The “perfect “child creates the perfect nightmare.
by Connie Vigil Platt
Most mothers think their children are the best at everything. That’s how I felt about my daughter, Kathy. She was beautiful: tall and slim with flawless skin that seldom produced the usual teenage blemish. Her teeth were white and straight.
Others often commented that Kathy was model quality. Her personality could charm the birds out of the trees. In my mind, I pictured movie contracts, limousines, and swimming pools. In a perfect world, that might have happened. But not in our family’s world.
At age 15, Kathy was expelled from school for smoking in the girl’s room. That’s when my dream of her bright future vanished. Her father and I weren’t aware that she smoked. We had talked to her about the terrible effects of that bad habit, but I guess we were too trusting.
We no sooner overcame that hurdle than a teacher brought Kathy home from school in the middle of the day because she passed out and fell to the floor from her desk. The drug she was using was never discovered. Loyal to her user friends, she wouldn’t tell us what she took or where she got it.
“How could you do this?” I asked our daughter.
She just stared at her shoes and wouldn’t answer.
I had always welcomed Kathy’s friends to the house, and now I found that they too were users. They thought if they spoke in their own code, I wouldn’t understand what they were saying. So in self-defense, I learned a whole new language.
Marijuana has many names: Mary Jane, hemp, cannabis. Weed used to be something you pulled out of the garden. Cocaine is nose-candy. A joint is a cigarette. Strung out means to be hooked on something.
Her father thought the best thing would be to restrict her going out. I hesitantly agreed. Kathy was permitted to go to school, come home, and go to church services only with a family member.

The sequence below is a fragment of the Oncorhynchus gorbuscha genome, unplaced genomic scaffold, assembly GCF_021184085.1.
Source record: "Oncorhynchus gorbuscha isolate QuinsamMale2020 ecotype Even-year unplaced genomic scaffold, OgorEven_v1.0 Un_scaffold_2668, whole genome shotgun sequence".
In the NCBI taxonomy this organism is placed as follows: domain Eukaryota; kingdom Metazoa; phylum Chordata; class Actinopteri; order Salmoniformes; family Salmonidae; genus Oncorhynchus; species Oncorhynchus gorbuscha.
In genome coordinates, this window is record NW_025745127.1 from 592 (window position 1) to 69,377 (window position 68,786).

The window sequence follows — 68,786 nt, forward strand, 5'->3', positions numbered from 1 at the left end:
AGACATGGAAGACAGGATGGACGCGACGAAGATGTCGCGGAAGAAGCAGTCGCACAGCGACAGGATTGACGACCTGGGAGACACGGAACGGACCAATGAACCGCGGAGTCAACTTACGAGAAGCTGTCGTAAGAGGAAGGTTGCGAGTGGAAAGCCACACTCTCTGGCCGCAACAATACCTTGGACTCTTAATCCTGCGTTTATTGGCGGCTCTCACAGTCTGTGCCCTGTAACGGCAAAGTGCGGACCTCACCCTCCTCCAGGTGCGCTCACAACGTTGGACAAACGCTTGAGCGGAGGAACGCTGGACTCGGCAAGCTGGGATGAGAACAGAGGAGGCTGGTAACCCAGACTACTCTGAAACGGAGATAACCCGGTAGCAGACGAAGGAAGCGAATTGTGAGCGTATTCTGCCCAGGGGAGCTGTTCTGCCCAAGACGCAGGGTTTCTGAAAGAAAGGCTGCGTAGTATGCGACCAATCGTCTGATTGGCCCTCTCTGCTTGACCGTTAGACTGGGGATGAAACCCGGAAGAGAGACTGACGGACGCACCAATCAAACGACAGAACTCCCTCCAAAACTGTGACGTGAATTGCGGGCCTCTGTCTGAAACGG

“You can make me go to church, but you can’t make me pay attention,” she said. Often I had to nudge her to stay awake during the sermon.
Consequently, Kathy snuck out of the house and ran away. She came back on her own. We realized we could do nothing to make her change her ways.
When I asked my pastor for advice, he reminded me of James 4:7, that we can stand up to Satan’s attacks so he doesn’t get the upper hand. Now more than ever, I needed to resist Satan on my daughter’s behalf.
This became tougher to do as time went on. During a drug raid at a party Kathy was arrested for possession of drugs. Because she was a first offender, the judge was lenient and sent her to a rehabilitation center for thirty days.
I went to see her every visitation period and even attended rehab meetings. They were like AA meetings, where everyone tells how badly their parents treated them. I didn’t know how miserable Kathy had been at home until it came out in a public meeting.
Though her father and I had tried to do our best, that wasn’t good enough. We drifted apart in our marriage for a while, and this only widened the gap between Kathy and us. We didn’t know how to handle the situation. We blamed each other, eventually separated, and ultimately divorced when we should have been presenting a united front.
When Kathy was released from rehab, the counselors told her to start all over by making new friends. On the drive home, she wanted to stop off to see a friend. I couldn’t see any harm in that.
Little did I know. The first thing the “friend” did was to offer her a beer while I stood there.